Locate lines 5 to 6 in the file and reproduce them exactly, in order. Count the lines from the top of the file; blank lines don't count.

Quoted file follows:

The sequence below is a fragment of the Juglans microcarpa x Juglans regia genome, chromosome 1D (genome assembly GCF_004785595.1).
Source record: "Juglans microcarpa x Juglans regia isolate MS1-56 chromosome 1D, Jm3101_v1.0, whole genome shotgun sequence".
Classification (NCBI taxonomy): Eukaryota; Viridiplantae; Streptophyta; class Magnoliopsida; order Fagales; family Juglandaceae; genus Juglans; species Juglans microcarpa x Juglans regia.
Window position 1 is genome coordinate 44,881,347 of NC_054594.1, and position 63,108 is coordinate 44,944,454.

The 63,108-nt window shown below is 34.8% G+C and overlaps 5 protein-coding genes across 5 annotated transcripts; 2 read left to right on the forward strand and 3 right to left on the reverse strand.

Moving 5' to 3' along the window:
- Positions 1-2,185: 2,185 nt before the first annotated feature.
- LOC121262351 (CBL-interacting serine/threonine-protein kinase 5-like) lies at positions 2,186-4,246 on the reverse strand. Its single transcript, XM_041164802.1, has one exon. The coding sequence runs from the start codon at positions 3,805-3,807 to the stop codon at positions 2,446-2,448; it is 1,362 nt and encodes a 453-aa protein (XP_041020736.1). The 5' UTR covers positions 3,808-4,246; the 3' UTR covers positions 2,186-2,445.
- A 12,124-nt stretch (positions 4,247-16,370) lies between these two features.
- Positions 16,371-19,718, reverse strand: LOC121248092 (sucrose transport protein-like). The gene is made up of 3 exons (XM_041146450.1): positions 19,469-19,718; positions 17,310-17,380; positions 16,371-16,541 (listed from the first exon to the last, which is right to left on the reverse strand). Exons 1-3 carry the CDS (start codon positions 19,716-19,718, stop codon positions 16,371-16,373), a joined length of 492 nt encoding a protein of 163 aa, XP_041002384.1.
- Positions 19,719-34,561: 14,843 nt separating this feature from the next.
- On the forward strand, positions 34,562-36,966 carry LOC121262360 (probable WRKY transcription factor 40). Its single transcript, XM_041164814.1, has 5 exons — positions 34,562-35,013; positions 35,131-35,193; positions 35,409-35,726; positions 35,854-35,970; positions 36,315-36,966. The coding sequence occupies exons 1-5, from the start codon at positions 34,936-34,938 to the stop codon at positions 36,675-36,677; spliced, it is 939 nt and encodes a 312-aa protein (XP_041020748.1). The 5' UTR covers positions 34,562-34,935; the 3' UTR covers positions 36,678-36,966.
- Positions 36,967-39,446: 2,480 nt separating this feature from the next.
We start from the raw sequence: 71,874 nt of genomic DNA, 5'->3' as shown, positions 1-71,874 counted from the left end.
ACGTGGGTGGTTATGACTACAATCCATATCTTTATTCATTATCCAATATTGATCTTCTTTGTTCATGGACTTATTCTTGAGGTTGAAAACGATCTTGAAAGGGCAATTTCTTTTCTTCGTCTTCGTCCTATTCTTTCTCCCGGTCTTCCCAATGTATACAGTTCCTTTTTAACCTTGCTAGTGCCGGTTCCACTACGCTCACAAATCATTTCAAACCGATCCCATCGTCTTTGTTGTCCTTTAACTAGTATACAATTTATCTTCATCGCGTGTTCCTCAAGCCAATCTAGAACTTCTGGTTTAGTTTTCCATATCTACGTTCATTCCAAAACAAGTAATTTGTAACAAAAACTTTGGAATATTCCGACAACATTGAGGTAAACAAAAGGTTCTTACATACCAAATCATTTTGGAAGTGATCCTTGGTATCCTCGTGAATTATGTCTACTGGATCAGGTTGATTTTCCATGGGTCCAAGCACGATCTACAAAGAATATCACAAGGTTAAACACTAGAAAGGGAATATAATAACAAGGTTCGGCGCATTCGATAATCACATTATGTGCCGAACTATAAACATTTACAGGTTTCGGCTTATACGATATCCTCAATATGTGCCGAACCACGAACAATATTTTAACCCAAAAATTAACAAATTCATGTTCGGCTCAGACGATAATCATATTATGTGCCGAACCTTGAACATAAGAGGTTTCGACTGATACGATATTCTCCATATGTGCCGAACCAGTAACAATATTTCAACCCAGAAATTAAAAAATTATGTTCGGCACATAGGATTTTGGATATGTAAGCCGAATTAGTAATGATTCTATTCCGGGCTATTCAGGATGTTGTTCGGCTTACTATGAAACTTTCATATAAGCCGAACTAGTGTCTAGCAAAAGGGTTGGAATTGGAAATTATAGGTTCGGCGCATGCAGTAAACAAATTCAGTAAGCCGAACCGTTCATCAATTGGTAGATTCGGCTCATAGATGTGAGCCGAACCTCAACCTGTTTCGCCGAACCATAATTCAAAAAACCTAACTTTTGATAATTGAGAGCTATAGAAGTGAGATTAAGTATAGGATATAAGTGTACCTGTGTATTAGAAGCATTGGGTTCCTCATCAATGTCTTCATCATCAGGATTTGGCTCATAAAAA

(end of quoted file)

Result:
The 63,108-nt window shown below is 34.8% G+C and overlaps 5 protein-coding genes across 5 annotated transcripts; 2 read left to right on the forward strand and 3 right to left on the reverse strand.

Moving 5' to 3' along the window: